Frequently Asked Questions
Q: Why do I need a business lawyer?
A: Business deals that are not properly structured can be costly. A business attorney can help you navigate potentially dangerous areas and may be able to help you stay clear of unnecessary risk. Even if you end up in litigation, you may be better off having followed the advice of an attorney.
Q: How do I find a lawyer who specializes in my specific business needs?
A: To find the lawyer that has the specialties you need, it is important to be precise and detailed when talking to them during your first conversation. Do not make any assumptions and ask plenty of questions regarding the business attorney’s background, case history, client history and so forth.
Q: Do business attorneys do simple contracts?
A: Business attorneys can help you create, review or negotiate any type of contract. This may be particularly helpful if you are creating forms that will be used for several deals. One avoidable error in a form agreement could create liability every time it is used. A licensed business attorney can help you identify and avoid potential errors.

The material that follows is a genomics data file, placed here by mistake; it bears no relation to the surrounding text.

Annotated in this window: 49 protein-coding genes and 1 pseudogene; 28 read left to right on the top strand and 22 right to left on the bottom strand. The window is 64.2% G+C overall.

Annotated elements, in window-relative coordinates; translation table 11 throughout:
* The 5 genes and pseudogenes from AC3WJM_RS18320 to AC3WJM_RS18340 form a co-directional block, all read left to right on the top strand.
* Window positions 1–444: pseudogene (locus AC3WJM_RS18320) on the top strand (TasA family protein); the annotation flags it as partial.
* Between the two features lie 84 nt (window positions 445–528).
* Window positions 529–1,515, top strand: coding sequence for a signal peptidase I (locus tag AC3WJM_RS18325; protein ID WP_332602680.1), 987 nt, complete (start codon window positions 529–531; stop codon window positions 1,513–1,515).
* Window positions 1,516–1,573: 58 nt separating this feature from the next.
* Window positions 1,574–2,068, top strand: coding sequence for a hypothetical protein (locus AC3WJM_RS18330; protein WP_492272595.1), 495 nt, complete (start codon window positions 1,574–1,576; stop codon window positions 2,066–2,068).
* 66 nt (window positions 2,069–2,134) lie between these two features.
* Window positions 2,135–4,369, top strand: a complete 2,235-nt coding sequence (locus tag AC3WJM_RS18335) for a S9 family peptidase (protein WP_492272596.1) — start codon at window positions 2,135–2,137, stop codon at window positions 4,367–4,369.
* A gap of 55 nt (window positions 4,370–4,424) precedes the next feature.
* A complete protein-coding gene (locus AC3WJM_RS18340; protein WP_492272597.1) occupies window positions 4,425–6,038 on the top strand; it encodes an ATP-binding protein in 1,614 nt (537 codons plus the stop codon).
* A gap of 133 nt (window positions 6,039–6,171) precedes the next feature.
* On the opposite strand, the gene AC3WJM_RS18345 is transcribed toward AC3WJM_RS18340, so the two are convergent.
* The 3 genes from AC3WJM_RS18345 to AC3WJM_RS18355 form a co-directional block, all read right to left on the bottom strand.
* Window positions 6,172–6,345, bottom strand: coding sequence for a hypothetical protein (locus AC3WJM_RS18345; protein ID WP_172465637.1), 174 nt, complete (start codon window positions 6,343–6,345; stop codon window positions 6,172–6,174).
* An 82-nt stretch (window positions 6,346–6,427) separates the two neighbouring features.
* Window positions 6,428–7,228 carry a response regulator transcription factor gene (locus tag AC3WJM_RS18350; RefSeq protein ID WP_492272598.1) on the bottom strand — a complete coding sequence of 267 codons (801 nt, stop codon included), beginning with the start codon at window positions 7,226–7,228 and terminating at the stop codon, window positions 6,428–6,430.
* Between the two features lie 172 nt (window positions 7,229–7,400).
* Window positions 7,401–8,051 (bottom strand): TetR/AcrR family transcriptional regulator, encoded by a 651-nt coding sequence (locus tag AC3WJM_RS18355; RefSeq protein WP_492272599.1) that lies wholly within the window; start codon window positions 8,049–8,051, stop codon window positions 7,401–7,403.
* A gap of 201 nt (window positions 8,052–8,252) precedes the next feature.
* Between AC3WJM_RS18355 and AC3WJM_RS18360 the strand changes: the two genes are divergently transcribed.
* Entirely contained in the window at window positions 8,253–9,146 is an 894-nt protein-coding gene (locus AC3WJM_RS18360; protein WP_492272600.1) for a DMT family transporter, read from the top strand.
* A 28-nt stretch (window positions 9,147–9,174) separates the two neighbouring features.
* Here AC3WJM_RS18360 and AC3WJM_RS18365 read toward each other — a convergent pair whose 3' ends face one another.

Q: I’m starting a new business. What type of business entity is best?
A: A licensed business attorney can help you evaluate which business entity may be right for you. Every business situation is unique and business owners may have different goals or objectives. While LLCs are generally easier to operate than corporations, corporations may have certain tax benefits that are more attractive. There really is no “one size fits all” when it comes to business entities. To know for sure which entity selection is best for your business, talk to a business attorney.
Q: My company may be going out of business. How can a business attorney help me?
A: Your business may have certain winding up requirements that must be followed when closing the business. You also need to make sure debts are properly paid before owners take cash or properly out of the business. Depending on the size of your business, you also might need to comply with federal or state requirements before you close shop or lay off employees. Your best course of action is to consult with licensed business attorney. Even a short phone call can help you avoid simple mistakes and potentially save you thousands of dollars.